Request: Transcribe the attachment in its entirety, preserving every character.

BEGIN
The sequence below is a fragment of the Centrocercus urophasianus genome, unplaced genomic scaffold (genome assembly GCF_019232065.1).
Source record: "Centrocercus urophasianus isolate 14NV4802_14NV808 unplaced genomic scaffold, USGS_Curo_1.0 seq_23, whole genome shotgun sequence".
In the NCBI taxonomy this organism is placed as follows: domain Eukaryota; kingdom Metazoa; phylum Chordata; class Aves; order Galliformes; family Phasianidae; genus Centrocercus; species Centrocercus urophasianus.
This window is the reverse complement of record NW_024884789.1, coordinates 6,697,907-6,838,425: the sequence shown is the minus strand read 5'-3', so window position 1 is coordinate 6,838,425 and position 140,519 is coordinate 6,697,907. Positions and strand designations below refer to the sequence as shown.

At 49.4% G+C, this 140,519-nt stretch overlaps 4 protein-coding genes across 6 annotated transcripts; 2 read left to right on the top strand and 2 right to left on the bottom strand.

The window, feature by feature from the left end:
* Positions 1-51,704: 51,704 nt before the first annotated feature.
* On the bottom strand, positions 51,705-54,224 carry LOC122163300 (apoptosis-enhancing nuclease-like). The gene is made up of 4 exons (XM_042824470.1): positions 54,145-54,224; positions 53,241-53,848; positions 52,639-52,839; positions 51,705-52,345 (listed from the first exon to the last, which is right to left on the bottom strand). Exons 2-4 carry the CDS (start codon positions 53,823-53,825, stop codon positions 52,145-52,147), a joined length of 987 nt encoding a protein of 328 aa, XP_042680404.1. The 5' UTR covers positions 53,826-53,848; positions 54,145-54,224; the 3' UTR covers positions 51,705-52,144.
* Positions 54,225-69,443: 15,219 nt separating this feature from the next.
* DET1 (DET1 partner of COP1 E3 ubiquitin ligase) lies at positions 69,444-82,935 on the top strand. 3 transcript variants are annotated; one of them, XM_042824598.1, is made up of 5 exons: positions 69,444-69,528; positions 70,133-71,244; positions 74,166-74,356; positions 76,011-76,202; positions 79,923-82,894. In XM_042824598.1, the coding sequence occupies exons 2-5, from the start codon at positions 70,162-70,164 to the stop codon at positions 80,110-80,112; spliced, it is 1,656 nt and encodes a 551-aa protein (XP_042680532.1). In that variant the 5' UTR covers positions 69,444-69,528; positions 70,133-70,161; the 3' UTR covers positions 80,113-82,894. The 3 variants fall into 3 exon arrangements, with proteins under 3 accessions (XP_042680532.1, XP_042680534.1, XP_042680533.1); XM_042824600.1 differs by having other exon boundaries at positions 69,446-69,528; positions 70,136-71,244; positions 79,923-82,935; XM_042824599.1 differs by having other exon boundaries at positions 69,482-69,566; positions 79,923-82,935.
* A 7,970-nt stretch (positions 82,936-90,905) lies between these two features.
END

The sequence below is a fragment of the Centrocercus urophasianus genome, unplaced genomic scaffold (genome assembly GCF_019232065.1).
Source record: "Centrocercus urophasianus isolate 14NV4802_14NV808 unplaced genomic scaffold, USGS_Curo_1.0 seq_23, whole genome shotgun sequence".
In the NCBI taxonomy this organism is placed as follows: domain Eukaryota; kingdom Metazoa; phylum Chordata; class Aves; order Galliformes; family Phasianidae; genus Centrocercus; species Centrocercus urophasianus.
This window is the reverse complement of record NW_024884789.1, coordinates 6,697,907-6,838,425: the sequence shown is the minus strand read 5'-3', so window position 1 is coordinate 6,838,425 and position 140,519 is coordinate 6,697,907. Positions and strand designations below refer to the sequence as shown.

At 49.4% G+C, this 140,519-nt stretch overlaps 4 protein-coding genes across 6 annotated transcripts; 2 read left to right on the top strand and 2 right to left on the bottom strand.

The window, feature by feature from the left end:
* Positions 1-51,704: 51,704 nt before the first annotated feature.
* On the bottom strand, positions 51,705-54,224 carry LOC122163300 (apoptosis-enhancing nuclease-like). The gene is made up of 4 exons (XM_042824470.1): positions 54,145-54,224; positions 53,241-53,848; positions 52,639-52,839; positions 51,705-52,345 (listed from the first exon to the last, which is right to left on the bottom strand). Exons 2-4 carry the CDS (start codon positions 53,823-53,825, stop codon positions 52,145-52,147), a joined length of 987 nt encoding a protein of 328 aa, XP_042680404.1. The 5' UTR covers positions 53,826-53,848; positions 54,145-54,224; the 3' UTR covers positions 51,705-52,144.
* Positions 54,225-69,443: 15,219 nt separating this feature from the next.
* DET1 (DET1 partner of COP1 E3 ubiquitin ligase) lies at positions 69,444-82,935 on the top strand. 3 transcript variants are annotated; one of them, XM_042824598.1, is made up of 5 exons: positions 69,444-69,528; positions 70,133-71,244; positions 74,166-74,356; positions 76,011-76,202; positions 79,923-82,894. In XM_042824598.1, the coding sequence occupies exons 2-5, from the start codon at positions 70,162-70,164 to the stop codon at positions 80,110-80,112; spliced, it is 1,656 nt and encodes a 551-aa protein (XP_042680532.1). In that variant the 5' UTR covers positions 69,444-69,528; positions 70,133-70,161; the 3' UTR covers positions 80,113-82,894. The 3 variants fall into 3 exon arrangements, with proteins under 3 accessions (XP_042680532.1, XP_042680534.1, XP_042680533.1); XM_042824600.1 differs by having other exon boundaries at positions 69,446-69,528; positions 70,136-71,244; positions 79,923-82,935; XM_042824599.1 differs by having other exon boundaries at positions 69,482-69,566; positions 79,923-82,935.
* A 7,970-nt stretch (positions 82,936-90,905) lies between these two features.